Cops lashed for slamming mom and twins in cell

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Cops lashed for slamming mom and twins in cell

Damages for police misconduct runs into the billions. What has gone wrong?

Journalist


A Soweto mother who was unlawfully arrested and held in a dank police cell with her 18-month-old twins – without food or a change of nappies – has won a costly victory over the police ministry.
The South Gauteng High Court has ordered that the police pay R450,000 in damages.
She and her husband had been accused of stealing a shack, and without a warrant or any just cause the pair and their children were arrested and held.
This comes as the police ministry grapples with the skyrocketing cost of the unlawful or inept actions of their officers, with misconduct claims costing the force nearly R1.5bn over the past five years. Judge Majake Mabesele found the heavy-handed move by the police was patently unlawful, while placing babies in a prison cell was worthy of condemnation.
“[This] clearly demonstrates that the arresting officer had no respect for human dignity. The arrest and detention were malicious. On the other hand, the baby twins were subjected to maltreatment, degradation and pain,” he said in his judgment handed down last month.
Elaine Afrika’s ordeal began on a chilly night in August 2014 while she was walking home from work.
Carrying a steaming packet of chips – bought with her weekly wage of R400 – Afrika snaked her way through the side-streets of Kliptown.
It was payday and she’d already told her family not to cook because she would be bringing home supper.
Before she reached her home she was stopped by a police van and when she was handcuffed and bundled into the police car, she found her husband inside.
“Her pleas of innocence were ignored, as were her desperate attempts to get the officers to allow her to go home and breastfeed her toddlers,” Mabesele found.
“When they arrived at the Kliptown police station she explained to the police that she did not steal a shack as alleged and that it was bought by her husband.
“She was locked in the holding cell for the whole night with her baby twins who had no extra clothes and napkins and were crying throughout the night. She was holding them in her arms and watched them cry but could not do anything because prison was not their home or her house where she could whisper into their ears in the usual manner which they are used to and plead with them to calm down and sleep. The children were restless. At times they stopped crying due to tiredness since they were not provided with a bed to sleep on,” Mabesele found.
“Considering the trauma and pain suffered by the first plaintiff [Afrika], not only as a result of her unlawful and malicious detention for 16 hours but also the pain of seeing her babies cry the whole night wearing wet napkins full of faeces, I am of the view that an award in an amount of R250,000 for her and R100,000 in respect of each baby is appropriate.”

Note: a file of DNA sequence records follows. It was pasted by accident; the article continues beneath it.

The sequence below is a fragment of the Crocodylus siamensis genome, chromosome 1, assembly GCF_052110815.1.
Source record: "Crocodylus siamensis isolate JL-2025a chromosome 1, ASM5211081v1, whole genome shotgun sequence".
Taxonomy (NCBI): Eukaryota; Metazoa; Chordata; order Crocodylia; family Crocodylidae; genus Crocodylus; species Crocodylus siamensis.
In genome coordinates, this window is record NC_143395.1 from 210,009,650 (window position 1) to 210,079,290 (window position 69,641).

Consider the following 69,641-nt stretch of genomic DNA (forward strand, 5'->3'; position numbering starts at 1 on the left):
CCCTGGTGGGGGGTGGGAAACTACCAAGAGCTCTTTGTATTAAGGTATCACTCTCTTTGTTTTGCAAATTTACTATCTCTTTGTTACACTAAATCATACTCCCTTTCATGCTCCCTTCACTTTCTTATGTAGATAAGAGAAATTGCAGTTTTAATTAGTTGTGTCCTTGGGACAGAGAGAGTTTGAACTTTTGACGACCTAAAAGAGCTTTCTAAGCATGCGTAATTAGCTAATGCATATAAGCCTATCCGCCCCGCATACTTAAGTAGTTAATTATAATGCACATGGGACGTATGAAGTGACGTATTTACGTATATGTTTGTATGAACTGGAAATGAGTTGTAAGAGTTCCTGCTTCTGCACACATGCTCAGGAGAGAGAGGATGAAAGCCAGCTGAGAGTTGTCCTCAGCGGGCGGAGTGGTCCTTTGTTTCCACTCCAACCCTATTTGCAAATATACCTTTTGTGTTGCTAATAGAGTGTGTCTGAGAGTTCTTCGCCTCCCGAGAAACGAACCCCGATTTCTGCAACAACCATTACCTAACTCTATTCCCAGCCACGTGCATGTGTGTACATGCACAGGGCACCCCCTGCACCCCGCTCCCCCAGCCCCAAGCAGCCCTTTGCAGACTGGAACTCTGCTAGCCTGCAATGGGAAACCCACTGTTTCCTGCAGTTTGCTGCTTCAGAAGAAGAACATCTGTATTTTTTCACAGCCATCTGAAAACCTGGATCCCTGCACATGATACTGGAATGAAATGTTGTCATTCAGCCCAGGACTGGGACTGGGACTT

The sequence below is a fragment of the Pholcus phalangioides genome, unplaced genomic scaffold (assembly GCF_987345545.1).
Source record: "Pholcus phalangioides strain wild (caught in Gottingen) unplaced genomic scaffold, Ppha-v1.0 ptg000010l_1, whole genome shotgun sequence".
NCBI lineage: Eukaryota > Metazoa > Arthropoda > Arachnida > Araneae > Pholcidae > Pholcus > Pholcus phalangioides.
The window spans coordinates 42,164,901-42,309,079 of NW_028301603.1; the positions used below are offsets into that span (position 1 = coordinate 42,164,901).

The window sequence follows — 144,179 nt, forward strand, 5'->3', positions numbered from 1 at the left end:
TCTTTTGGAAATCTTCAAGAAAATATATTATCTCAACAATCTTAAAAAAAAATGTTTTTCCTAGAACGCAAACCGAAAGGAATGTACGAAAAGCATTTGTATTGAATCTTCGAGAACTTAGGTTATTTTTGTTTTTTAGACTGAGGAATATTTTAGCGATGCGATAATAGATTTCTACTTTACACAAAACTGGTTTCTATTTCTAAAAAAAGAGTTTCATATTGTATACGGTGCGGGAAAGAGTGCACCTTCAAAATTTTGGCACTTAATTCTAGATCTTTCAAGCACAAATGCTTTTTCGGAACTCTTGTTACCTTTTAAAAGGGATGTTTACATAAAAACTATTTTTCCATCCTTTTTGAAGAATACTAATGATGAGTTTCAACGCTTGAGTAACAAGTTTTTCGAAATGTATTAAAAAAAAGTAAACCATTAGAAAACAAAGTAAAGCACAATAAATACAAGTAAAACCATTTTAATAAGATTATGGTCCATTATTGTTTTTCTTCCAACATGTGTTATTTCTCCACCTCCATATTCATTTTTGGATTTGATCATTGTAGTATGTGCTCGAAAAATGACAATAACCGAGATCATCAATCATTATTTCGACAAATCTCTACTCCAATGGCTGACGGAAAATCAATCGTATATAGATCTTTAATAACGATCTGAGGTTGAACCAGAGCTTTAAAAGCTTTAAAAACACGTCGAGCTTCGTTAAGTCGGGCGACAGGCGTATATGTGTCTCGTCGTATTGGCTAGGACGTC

Institute for Security Studies researcher Gareth Newham said police misconduct occurred on a grand scale and that the buck stopped with the taxpayer.
“In the most recent financial year the police paid out R343,395,00 as a result of police misconduct. In the past five years the police have paid out R1,518,479,000 to victims. The bulk of this is the result of unlawful arrests and detentions, and civil claims paid out by the police has increased 498% since 2008/9,” he said.
Newham said the root cause was a general lack of discipline and accountability within the rank and file of the SAPS.
“The police’s disciplinary system has deteriorated notably in recent years. Five years ago, 5,578 disciplinary hearings against police officers were held following investigations that found evidence of misconduct. Last year, the police only managed to hold 1,960 disciplinary hearings. This is a very serious decline of 65%.”
Most police officers who make unlawful arrests are never held accountable, he said.
Phelephelaphi Dube, of the Centre for Constitutional Rights, said that often when confronted with claims of unlawful arrest, the state adopted an adversarial approach.
“This leads to lengthy and drawn-out court cases in which the state, when found liable, is forced to pay not only substantive amounts as damages, but also to pay for the claimant’s legal costs. This is a cost borne by the South African taxpayer and is yet again an example of wasteful expenditure,” she said.
She said that the arresting officer was ignorant, not only of the law which he had to enforce, but also the rights of children.
“The disregard of the rights of the minor children and placing them in detention is a gross violation of the best interests of the child principle, which demands that the best interests of the child are given paramount importance in every matter involving children.
“While South Africa has astronomical rates of crime, it is vital that the SAPS, in responding to crime, performs a balancing act between the public interest in crime fighting and respecting the rights of suspects,” Dube said.

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